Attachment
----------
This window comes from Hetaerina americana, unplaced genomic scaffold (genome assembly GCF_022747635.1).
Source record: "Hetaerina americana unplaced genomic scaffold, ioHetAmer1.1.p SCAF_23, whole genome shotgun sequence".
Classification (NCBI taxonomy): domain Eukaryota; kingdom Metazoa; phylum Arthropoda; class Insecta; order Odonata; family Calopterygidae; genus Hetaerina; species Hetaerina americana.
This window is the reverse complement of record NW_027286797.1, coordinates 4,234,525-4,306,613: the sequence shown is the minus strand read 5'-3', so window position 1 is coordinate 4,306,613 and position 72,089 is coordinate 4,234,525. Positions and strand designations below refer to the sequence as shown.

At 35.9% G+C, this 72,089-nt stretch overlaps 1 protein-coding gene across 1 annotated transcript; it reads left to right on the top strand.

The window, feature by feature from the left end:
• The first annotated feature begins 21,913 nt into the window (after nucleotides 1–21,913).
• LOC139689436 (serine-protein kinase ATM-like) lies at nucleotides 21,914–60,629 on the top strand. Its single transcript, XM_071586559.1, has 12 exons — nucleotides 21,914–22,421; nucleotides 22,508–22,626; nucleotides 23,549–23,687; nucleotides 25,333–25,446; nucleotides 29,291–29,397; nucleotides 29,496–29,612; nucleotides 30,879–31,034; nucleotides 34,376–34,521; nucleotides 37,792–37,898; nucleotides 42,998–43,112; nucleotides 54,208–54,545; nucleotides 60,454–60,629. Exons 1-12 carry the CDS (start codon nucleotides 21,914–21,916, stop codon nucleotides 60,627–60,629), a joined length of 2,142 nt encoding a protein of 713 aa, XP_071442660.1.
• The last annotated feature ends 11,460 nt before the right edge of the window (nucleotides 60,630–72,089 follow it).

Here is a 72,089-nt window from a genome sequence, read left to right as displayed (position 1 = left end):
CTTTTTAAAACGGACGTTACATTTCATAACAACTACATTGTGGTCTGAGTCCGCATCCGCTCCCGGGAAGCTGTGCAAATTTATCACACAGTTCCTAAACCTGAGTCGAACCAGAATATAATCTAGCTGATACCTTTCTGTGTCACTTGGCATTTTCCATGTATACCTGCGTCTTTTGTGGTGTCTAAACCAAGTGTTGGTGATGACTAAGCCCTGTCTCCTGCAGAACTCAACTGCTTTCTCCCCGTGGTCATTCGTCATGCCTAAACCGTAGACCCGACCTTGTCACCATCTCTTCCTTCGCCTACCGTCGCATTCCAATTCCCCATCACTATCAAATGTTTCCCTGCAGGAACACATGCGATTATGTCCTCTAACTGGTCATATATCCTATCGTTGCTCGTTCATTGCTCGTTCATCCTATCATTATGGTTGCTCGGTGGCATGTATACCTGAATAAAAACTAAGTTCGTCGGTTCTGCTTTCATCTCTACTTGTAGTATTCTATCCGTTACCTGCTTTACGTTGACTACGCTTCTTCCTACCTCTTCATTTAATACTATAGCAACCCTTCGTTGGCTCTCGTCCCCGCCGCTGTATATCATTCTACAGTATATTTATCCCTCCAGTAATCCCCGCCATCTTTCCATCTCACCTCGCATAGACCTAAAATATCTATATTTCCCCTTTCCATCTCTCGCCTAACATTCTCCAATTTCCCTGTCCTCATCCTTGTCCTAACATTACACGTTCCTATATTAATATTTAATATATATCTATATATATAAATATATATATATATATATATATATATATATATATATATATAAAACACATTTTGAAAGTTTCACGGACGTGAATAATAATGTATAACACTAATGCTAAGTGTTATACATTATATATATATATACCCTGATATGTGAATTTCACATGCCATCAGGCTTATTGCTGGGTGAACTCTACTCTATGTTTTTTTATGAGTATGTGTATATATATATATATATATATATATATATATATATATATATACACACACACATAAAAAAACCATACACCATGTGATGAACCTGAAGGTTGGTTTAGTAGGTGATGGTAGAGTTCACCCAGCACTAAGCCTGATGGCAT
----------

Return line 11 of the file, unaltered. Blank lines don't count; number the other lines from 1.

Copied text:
CTTTTTAAAACGGACGTTACATTTCATAACAACTACATTGTGGTCTGAGTCCGCATCCGCTCCCGGGAAGCTGTGCAAATTTATCACACAGTTCCTAAACCTGAGTCGAACCAGAATATAATCTAGCTGATACCTTTCTGTGTCACTTGGCATTTTCCATGTATACCTGCGTCTTTTGTGGTGTCTAAACCAAGTGTTGGTGATGACTAAGCCCTGTCTCCTGCAGAACTCAACTGCTTTCTCCCCGTGGTCATTCGTCATGCCTAAACCGTAGACCCGACCTTGTCACCATCTCTTCCTTCGCCTACCGTCGCATTCCAATTCCCCATCACTATCAAATGTTTCCCTGCAGGAACACATGCGATTATGTCCTCTAACTGGTCATATATCCTATCGTTGCTCGTTCATTGCTCGTTCATCCTATCATTATGGTTGCTCGGTGGCATGTATACCTGAATAAAAACTAAGTTCGTCGGTTCTGCTTTCATCTCTACTTGTAGTATTCTATCCGTTACCTGCTTTACGTTGACTACGCTTCTTCCTACCTCTTCATTTAATACTATAGCAACCCTTCGTTGGCTCTCGTCCCCGCCGCTGTATATCATTCTACAGTATATTTATCCCTCCAGTAATCCCCGCCATCTTTCCATCTCACCTCGCATAGACCTAAAATATCTATATTTCCCCTTTCCATCTCTCGCCTAACATTCTCCAATTTCCCTGTCCTCATCCTTGTCCTAACATTACACGTTCCTATATTAATATTTAATATATATCTATATATATAAATATATATATATATATATATATATATATATATATATATATAAAACACATTTTGAAAGTTTCACGGACGTGAATAATAATGTATAACACTAATGCTAAGTGTTATACATTATATATATATATACCCTGATATGTGAATTTCACATGCCATCAGGCTTATTGCTGGGTGAACTCTACTCTATGTTTTTTTATGAGTATGTGTATATATATATATATATATATATATATATATATATATATATACACACACACATAAAAAAACCATACACCATGTGATGAACCTGAAGGTTGGTTTAGTAGGTGATGGTAGAGTTCACCCAGCACTAAGCCTGATGGCAT